Ancient Arabic poetry that, say, contains some seldom-used words and has its verses written in two columns, may not seem enough to inspire creativity.
But for Salha Obaid Ghabesh, that was exactly what unleashed the writer in her.
“That might sound bizarre to everyone except lovers of literature. [But] such little details always matter to us,'' said Ghabesh, who is secretary-general of Sharjah's Supreme Council for Family Affairs.
In an interview with Weekend Review, Ghabesh said: “Literature has [stoked] my imagination since I was a child and writing has shaped my personality.
My passion for Arabic literature was [ignited by] a series of ancient Arabic poems … I was enchanted [by it] at first. Then, little by little, [I] became obsessed with it.
“I [always] dreamt of being a poet when I was a child. But when I left school, I had to [constantly] remind myself of that dream because life led me in a different direction. Into teaching.
“I was attracted to the works of certain writers and poets, both past and present. Take poet Abu Al Tayeb Al Mutanabbi for instance; I have always adored his verse; I am always reminded of one of his poems, written when he was down with fever. In it he visualises fever as a woman who comes to torture him every night and leaves him in the morning.''
From among contemporary Arab poets, Ghabesh admires the works of Iraqi poet Lamia Abbas Amara.
“I love her poems very much, particularly the one which is written in the form of a dialogue between [the poet] and a fortune-teller as to whether he had foreseen that she would lose the one she loved.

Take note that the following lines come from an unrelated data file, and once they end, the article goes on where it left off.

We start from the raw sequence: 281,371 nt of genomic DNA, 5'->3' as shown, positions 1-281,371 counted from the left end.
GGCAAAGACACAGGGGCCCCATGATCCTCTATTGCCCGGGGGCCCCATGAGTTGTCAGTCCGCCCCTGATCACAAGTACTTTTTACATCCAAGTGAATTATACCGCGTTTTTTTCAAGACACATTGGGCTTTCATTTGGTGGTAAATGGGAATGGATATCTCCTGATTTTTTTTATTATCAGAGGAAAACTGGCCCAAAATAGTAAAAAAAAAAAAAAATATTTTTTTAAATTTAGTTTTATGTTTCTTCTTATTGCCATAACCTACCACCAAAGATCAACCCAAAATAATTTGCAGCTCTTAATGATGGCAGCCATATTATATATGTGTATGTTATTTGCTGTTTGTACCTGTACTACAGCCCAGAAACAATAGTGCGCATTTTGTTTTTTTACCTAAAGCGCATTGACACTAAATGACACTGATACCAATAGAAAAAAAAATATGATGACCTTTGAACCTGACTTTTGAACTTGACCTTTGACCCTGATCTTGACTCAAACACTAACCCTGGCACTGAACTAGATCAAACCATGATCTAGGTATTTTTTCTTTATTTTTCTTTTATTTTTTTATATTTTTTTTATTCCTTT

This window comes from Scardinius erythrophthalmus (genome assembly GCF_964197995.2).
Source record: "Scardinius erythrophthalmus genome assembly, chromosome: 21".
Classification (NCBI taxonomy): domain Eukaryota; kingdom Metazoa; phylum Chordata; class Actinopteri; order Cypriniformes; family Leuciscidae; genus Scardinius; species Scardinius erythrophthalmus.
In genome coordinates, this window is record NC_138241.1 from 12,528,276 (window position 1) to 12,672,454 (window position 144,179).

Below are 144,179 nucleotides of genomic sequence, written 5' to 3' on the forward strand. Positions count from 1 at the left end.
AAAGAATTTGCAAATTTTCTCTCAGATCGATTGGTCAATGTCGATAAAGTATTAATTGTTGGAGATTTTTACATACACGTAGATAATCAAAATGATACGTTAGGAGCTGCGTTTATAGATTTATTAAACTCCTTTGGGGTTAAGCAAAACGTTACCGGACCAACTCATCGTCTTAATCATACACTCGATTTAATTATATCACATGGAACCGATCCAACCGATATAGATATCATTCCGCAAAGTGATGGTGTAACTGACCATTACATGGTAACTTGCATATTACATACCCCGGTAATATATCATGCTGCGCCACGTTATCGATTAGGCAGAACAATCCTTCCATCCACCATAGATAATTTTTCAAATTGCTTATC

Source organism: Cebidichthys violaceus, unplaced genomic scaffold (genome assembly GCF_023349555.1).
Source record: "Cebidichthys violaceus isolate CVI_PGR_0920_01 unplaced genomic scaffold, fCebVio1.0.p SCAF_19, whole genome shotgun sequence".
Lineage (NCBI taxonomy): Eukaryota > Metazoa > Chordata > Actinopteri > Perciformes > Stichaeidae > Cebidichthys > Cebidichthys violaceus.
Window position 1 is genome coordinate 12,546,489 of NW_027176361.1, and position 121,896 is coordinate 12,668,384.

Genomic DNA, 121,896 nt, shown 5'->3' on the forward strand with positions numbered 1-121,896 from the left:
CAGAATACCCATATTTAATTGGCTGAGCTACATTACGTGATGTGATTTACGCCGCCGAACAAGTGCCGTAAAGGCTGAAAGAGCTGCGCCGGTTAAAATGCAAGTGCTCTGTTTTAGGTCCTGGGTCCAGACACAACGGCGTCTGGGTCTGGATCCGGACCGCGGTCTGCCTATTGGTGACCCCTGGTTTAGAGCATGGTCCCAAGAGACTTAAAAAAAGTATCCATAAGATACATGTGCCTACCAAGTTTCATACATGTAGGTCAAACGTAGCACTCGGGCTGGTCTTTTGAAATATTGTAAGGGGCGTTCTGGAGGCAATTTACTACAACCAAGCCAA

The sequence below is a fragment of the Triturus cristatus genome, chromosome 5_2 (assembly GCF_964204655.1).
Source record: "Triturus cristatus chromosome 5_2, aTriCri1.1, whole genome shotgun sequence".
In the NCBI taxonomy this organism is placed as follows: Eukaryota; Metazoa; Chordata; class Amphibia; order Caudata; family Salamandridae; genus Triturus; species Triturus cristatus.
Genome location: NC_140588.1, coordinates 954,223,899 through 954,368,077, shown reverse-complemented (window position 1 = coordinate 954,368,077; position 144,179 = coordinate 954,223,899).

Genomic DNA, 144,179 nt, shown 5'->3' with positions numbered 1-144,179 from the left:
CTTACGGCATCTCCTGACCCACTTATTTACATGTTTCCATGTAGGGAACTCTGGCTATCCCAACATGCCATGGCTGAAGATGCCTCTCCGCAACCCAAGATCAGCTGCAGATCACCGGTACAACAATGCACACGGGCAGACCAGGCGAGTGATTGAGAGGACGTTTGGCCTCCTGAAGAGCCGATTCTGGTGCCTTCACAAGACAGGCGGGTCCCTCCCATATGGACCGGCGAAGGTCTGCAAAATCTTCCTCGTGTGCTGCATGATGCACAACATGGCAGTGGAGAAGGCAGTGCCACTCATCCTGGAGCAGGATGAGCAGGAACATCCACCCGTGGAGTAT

"Later in the poem, she blames the fortune-teller for not warning her earlier so that she could have avoided the misery she has gone through. The text is full of mystery, suspense and imagination.''
Ghabesh was still in school when she started writing stories. Her first story, The Storm has Calmed, which discussed social issues, was published in the school magazine.
“Later I wrote a story called Dreams of a Child, about a child who lived in an isolated area and had missed out on many opportunities, such as schooling.
“I [got] the idea for the story during a trip to a remote area organised by our school. I saw a girl almost our age looking at us.
"Maybe she was admiring us or even envying us for having the opportunity of schooling and trips, while she was deprived of both. It had a big impact on me and pushed me to portray her situation in a story.''
Ghabesh is “attracted to real-life situations'' as she can draw upon them for her stories.
Her novel, Smell of Ginger, describes the situation in a poor family in Sharjah.
“They had many children and their little daughter could not forget a winter night when her mother was preparing a hot ginger drink.
It was one of the coldest nights of the year and she always remembered her mother and her siblings in that cosy togetherness.
Whenever she smelled ginger or experienced unbearable winter chills, she recalled how that difficult, snowy night had brought her family together,'' she said.
The point of her novel, Ghabesh added, “is that the modest beverage had a strong, meaningful link and remained a symbol of family love, warmth, safety and hope.
“It is such little details in our life that always stay in our hearts.''